Snowdonia Mountain Safety

December 7th, 2018

Earlier in the week on the Oakeley blog we featured a post about exploring our beautiful mountains and hills in the autumn and winter. The beautiful landscape of Snowdonia is just as stunning during these months as it is in the middle of summer – and it’s certainly quieter!

So today we’ll focus on staying safe on the hills. Here’s our handy guide to Snowdonia Mountain Safety.

In 2009, over 1,500 people were rescued on the hills by Mountain Rescue Teams in England and Wales. Make sure your mountain adventure goes safely and smoothly; follow this advice from Mountain Rescue Teams for a safe day on the hills.

Image by MarkNiles

Prepare and plan

  • Think about the equipment, experience, capabilities and enthusiasm of your party members, taking into account the time of year, the terrain and the nature of the trip – and choose your routes accordingly.
  • Learn the basic principles of first aid – airway, breathing, circulation and the recovery position. It could make the difference between life and death.

Wear suitable clothing and footwear

  • Wear suitable footwear with a treaded sole, and which provides support for ankles.
  • Clothing should be colourful, warm, windproof and waterproof and always carry spare, including hat and gloves (even in summer the tops and open moorland can still be bitingly cold, and it’s always colder the higher you climb).

Carry food and drink…

  • Take ample food and drink for each member of the party. High energy food such as chocolate and dried fruit are ideal for a quick hit.
  • Always carry water – even in cool weather it’s easy to become dehydrated; and in cold or wet weather, a warm drink is advisable.

…and the right equipment

  • A map and compass are essential kit and should be easily accessible – not buried in the rucksack!
  • A mobile phone and GPS are useful tools but don’t rely on your mobile to get you out of trouble.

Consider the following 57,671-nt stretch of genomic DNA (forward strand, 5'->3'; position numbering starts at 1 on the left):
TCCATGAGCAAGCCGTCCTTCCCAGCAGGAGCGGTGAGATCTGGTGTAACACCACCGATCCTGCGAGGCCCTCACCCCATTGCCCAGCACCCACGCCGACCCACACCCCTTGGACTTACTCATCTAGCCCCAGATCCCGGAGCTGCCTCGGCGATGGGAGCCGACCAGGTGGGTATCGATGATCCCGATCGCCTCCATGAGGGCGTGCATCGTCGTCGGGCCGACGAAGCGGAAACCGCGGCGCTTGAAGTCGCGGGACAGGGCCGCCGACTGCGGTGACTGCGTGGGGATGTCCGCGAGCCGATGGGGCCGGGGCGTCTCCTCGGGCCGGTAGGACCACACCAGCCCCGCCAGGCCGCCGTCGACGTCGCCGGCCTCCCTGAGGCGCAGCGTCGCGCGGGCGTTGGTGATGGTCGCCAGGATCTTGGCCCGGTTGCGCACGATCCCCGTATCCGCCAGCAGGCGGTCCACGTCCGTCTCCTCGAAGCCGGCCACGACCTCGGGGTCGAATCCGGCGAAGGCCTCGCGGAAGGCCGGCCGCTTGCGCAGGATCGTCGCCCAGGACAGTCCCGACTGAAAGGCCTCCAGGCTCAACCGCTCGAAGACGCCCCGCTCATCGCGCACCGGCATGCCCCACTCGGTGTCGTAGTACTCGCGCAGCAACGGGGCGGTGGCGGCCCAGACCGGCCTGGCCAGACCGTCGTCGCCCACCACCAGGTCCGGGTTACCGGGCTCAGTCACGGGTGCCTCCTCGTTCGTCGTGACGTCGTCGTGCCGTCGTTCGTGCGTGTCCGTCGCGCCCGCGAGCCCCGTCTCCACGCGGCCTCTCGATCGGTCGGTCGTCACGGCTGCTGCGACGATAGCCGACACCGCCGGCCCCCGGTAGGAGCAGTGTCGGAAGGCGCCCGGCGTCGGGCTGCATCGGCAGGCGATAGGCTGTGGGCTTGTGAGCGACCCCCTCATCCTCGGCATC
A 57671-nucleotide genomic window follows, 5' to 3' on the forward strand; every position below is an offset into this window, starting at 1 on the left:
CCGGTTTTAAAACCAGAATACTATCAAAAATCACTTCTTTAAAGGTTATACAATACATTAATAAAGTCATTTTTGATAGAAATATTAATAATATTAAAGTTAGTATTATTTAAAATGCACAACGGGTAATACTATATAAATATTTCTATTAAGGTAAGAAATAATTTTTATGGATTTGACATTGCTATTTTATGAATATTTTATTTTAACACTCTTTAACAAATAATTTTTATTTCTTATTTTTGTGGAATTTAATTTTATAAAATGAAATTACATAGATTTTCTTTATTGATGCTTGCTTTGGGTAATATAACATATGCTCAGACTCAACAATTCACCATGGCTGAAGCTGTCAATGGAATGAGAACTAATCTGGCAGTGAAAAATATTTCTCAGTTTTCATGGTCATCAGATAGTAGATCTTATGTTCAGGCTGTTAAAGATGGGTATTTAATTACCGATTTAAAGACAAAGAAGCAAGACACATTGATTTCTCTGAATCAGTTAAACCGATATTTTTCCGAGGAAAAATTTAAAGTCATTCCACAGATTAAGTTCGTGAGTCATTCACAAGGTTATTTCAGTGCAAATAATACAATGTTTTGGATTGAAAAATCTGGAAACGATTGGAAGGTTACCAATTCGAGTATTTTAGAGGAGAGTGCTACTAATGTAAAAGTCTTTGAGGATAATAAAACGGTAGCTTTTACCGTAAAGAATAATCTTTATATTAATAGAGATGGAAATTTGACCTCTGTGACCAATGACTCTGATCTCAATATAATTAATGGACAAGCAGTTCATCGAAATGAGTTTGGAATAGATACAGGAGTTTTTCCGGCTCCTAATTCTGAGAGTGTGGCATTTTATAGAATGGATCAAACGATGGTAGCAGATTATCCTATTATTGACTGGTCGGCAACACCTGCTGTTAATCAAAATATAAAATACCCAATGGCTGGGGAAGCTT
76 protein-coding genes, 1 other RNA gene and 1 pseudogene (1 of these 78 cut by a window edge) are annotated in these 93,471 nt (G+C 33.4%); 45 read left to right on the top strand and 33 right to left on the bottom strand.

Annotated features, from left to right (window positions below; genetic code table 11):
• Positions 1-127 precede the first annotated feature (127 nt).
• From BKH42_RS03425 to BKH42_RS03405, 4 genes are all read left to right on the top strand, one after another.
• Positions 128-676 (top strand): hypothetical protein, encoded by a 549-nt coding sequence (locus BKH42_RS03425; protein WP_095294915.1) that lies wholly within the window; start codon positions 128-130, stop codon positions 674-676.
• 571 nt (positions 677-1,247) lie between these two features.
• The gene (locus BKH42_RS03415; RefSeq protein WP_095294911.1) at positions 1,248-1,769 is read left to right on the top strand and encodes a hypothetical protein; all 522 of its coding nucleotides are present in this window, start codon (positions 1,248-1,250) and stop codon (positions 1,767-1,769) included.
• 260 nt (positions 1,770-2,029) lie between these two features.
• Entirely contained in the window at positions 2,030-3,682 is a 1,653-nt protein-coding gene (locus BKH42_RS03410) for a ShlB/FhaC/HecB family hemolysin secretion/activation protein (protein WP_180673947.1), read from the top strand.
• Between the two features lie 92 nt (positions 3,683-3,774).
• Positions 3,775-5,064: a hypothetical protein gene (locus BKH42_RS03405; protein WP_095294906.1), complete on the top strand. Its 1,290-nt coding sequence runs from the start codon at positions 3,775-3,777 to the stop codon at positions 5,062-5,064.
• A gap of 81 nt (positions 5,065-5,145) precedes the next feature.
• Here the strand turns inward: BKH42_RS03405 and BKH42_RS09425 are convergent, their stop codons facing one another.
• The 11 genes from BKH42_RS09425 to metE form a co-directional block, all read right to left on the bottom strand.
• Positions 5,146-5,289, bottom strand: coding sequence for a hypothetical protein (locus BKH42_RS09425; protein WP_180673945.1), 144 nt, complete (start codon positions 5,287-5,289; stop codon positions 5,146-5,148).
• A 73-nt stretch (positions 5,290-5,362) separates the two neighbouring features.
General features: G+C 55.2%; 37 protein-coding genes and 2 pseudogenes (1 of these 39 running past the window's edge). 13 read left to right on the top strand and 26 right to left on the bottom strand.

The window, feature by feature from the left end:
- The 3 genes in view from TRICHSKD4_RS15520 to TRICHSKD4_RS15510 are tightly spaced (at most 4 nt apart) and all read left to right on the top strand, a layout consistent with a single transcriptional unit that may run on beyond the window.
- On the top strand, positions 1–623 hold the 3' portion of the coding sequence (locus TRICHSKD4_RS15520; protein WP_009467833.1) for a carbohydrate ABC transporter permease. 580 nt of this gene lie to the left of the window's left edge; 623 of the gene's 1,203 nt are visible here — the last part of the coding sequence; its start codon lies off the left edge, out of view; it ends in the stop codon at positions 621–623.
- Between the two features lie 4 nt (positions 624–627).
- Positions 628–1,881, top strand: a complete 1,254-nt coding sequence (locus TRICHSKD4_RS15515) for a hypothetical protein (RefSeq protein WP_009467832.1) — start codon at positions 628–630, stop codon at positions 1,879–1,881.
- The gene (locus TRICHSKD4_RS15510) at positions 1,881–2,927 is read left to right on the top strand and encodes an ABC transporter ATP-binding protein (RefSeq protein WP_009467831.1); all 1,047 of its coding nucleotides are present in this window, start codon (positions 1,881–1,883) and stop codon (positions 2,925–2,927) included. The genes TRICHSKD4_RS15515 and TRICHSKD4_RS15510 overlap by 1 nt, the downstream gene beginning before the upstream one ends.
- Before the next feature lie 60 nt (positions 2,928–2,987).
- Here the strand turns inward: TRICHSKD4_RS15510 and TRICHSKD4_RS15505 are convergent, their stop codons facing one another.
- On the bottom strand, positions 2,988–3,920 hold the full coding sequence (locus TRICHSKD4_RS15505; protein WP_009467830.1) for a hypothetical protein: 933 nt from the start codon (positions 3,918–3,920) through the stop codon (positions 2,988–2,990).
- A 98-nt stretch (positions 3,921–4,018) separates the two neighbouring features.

• A torch (plus spare batteries and bulbs) is a must as is a reliable watch.

Before you set out

  • Charge your phone battery! Many accidents occur towards the end of the day when both you and your phone may be low on energy.
  • Check the weather forecast and local conditions.
  • Eat well before you start out.
  • Leave your route plan and estimated time of return and contact details with an appropriate party.

On the hill

  • Keep an eye on the weather and be prepared to turn back if conditions worsen.
  • Stay together
  • If you prefer to go alone, be aware of the additional risk. Let people know your route before you start, stick to it as far as you can and notify them of any changes.
  • If you think you need mountain rescue, dial (999) as soon as possible and keep injured/exhausted people safe and warm until help reaches you.

Dangers you can avoid

  • Precipices and unstable boulder.
  • Slopes of ice or steep snow, and snow cornices on ridges or gully tops.
  • Very steep grass slopes, especially if frozen or wet.
  • Gullies, gorges and stream beds, and streams in spate.
  • Exceeding your experience and abilities and loss of concentration.

For more information visit or

**Information reproduced by kind permission of Mountain Rescue England & Wales

Thorarinn Stefansson on